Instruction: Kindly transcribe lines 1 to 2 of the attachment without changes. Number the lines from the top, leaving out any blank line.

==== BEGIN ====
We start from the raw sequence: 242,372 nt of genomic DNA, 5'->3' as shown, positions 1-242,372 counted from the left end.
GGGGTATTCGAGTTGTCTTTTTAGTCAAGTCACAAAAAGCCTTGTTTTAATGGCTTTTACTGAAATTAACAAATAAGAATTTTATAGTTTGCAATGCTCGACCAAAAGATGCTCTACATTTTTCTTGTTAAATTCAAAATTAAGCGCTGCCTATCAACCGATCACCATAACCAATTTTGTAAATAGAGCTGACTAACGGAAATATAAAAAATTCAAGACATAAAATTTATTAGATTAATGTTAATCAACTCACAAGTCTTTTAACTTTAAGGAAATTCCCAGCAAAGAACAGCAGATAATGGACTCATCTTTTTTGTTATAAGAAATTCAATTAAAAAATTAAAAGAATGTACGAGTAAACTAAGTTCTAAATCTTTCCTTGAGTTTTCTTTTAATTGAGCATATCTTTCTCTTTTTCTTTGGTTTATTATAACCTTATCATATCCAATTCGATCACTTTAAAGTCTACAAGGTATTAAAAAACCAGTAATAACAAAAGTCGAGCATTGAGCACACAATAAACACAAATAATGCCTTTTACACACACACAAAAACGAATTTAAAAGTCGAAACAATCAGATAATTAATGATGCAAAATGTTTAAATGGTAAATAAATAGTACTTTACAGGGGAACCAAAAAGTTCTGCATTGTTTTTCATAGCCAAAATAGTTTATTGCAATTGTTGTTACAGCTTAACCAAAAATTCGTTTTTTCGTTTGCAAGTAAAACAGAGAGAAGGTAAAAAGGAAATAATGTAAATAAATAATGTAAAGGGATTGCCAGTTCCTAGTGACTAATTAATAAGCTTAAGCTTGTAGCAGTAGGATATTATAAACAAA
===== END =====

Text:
We start from the raw sequence: 242,372 nt of genomic DNA, 5'->3' as shown, positions 1-242,372 counted from the left end.
GGGGTATTCGAGTTGTCTTTTTAGTCAAGTCACAAAAAGCCTTGTTTTAATGGCTTTTACTGAAATTAACAAATAAGAATTTTATAGTTTGCAATGCTCGACCAAAAGATGCTCTACATTTTTCTTGTTAAATTCAAAATTAAGCGCTGCCTATCAACCGATCACCATAACCAATTTTGTAAATAGAGCTGACTAACGGAAATATAAAAAATTCAAGACATAAAATTTATTAGATTAATGTTAATCAACTCACAAGTCTTTTAACTTTAAGGAAATTCCCAGCAAAGAACAGCAGATAATGGACTCATCTTTTTTGTTATAAGAAATTCAATTAAAAAATTAAAAGAATGTACGAGTAAACTAAGTTCTAAATCTTTCCTTGAGTTTTCTTTTAATTGAGCATATCTTTCTCTTTTTCTTTGGTTTATTATAACCTTATCATATCCAATTCGATCACTTTAAAGTCTACAAGGTATTAAAAAACCAGTAATAACAAAAGTCGAGCATTGAGCACACAATAAACACAAATAATGCCTTTTACACACACACAAAAACGAATTTAAAAGTCGAAACAATCAGATAATTAATGATGCAAAATGTTTAAATGGTAAATAAATAGTACTTTACAGGGGAACCAAAAAGTTCTGCATTGTTTTTCATAGCCAAAATAGTTTATTGCAATTGTTGTTACAGCTTAACCAAAAATTCGTTTTTTCGTTTGCAAGTAAAACAGAGAGAAGGTAAAAAGGAAATAATGTAAATAAATAATGTAAAGGGATTGCCAGTTCCTAGTGACTAATTAATAAGCTTAAGCTTGTAGCAGTAGGATATTATAAACAAA